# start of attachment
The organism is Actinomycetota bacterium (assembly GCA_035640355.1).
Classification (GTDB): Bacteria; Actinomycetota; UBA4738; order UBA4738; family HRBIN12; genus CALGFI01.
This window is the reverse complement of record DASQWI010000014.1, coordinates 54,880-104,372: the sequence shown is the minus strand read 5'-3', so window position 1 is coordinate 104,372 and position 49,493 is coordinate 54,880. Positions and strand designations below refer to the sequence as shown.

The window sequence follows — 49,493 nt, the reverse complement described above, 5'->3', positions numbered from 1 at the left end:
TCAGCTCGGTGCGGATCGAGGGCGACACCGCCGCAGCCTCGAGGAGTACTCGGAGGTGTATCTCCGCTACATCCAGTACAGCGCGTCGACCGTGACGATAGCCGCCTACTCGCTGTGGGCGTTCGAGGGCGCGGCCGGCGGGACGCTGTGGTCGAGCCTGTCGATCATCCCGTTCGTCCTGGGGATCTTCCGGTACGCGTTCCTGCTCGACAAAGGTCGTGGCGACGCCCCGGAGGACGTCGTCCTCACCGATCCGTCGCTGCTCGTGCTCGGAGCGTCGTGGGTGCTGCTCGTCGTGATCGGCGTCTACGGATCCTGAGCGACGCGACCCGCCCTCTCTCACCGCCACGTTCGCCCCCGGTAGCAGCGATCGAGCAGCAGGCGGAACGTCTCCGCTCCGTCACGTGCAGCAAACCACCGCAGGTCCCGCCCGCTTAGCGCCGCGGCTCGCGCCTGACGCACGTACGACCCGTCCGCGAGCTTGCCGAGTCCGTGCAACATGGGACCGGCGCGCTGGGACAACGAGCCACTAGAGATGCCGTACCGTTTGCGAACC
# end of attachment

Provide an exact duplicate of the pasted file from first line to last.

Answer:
The organism is Actinomycetota bacterium (assembly GCA_035640355.1).
Classification (GTDB): Bacteria; Actinomycetota; UBA4738; order UBA4738; family HRBIN12; genus CALGFI01.
This window is the reverse complement of record DASQWI010000014.1, coordinates 54,880-104,372: the sequence shown is the minus strand read 5'-3', so window position 1 is coordinate 104,372 and position 49,493 is coordinate 54,880. Positions and strand designations below refer to the sequence as shown.

The window sequence follows — 49,493 nt, the reverse complement described above, 5'->3', positions numbered from 1 at the left end:
TCAGCTCGGTGCGGATCGAGGGCGACACCGCCGCAGCCTCGAGGAGTACTCGGAGGTGTATCTCCGCTACATCCAGTACAGCGCGTCGACCGTGACGATAGCCGCCTACTCGCTGTGGGCGTTCGAGGGCGCGGCCGGCGGGACGCTGTGGTCGAGCCTGTCGATCATCCCGTTCGTCCTGGGGATCTTCCGGTACGCGTTCCTGCTCGACAAAGGTCGTGGCGACGCCCCGGAGGACGTCGTCCTCACCGATCCGTCGCTGCTCGTGCTCGGAGCGTCGTGGGTGCTGCTCGTCGTGATCGGCGTCTACGGATCCTGAGCGACGCGACCCGCCCTCTCTCACCGCCACGTTCGCCCCCGGTAGCAGCGATCGAGCAGCAGGCGGAACGTCTCCGCTCCGTCACGTGCAGCAAACCACCGCAGGTCCCGCCCGCTTAGCGCCGCGGCTCGCGCCTGACGCACGTACGACCCGTCCGCGAGCTTGCCGAGTCCGTGCAACATGGGACCGGCGCGCTGGGACAACGAGCCACTAGAGATGCCGTACCGTTTGCGAACC